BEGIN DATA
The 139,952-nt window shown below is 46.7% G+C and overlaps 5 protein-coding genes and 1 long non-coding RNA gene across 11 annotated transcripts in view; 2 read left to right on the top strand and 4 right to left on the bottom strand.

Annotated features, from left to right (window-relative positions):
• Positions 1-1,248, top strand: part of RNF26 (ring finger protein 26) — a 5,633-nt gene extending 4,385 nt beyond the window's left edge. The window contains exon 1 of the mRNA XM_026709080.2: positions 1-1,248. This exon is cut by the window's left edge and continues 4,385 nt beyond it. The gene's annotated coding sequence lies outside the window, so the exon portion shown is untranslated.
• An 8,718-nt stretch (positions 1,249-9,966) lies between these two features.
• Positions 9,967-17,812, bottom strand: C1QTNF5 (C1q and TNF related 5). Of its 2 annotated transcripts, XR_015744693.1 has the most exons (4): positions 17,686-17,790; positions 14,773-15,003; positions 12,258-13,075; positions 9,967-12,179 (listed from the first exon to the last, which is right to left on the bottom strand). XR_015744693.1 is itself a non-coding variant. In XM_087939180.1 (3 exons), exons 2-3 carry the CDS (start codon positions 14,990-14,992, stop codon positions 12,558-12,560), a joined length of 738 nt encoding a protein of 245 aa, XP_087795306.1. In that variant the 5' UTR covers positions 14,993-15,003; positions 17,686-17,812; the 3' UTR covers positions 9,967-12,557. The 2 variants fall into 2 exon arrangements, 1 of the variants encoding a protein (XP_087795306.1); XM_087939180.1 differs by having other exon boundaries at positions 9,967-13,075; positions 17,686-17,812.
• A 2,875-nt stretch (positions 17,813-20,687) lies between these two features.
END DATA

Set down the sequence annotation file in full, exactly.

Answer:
The 139,952-nt window shown below is 46.7% G+C and overlaps 5 protein-coding genes and 1 long non-coding RNA gene across 11 annotated transcripts in view; 2 read left to right on the top strand and 4 right to left on the bottom strand.

Annotated features, from left to right (window-relative positions):
• Positions 1-1,248, top strand: part of RNF26 (ring finger protein 26) — a 5,633-nt gene extending 4,385 nt beyond the window's left edge. The window contains exon 1 of the mRNA XM_026709080.2: positions 1-1,248. This exon is cut by the window's left edge and continues 4,385 nt beyond it. The gene's annotated coding sequence lies outside the window, so the exon portion shown is untranslated.
• An 8,718-nt stretch (positions 1,249-9,966) lies between these two features.
• Positions 9,967-17,812, bottom strand: C1QTNF5 (C1q and TNF related 5). Of its 2 annotated transcripts, XR_015744693.1 has the most exons (4): positions 17,686-17,790; positions 14,773-15,003; positions 12,258-13,075; positions 9,967-12,179 (listed from the first exon to the last, which is right to left on the bottom strand). XR_015744693.1 is itself a non-coding variant. In XM_087939180.1 (3 exons), exons 2-3 carry the CDS (start codon positions 14,990-14,992, stop codon positions 12,558-12,560), a joined length of 738 nt encoding a protein of 245 aa, XP_087795306.1. In that variant the 5' UTR covers positions 14,993-15,003; positions 17,686-17,812; the 3' UTR covers positions 9,967-12,557. The 2 variants fall into 2 exon arrangements, 1 of the variants encoding a protein (XP_087795306.1); XM_087939180.1 differs by having other exon boundaries at positions 9,967-13,075; positions 17,686-17,812.
• A 2,875-nt stretch (positions 17,813-20,687) lies between these two features.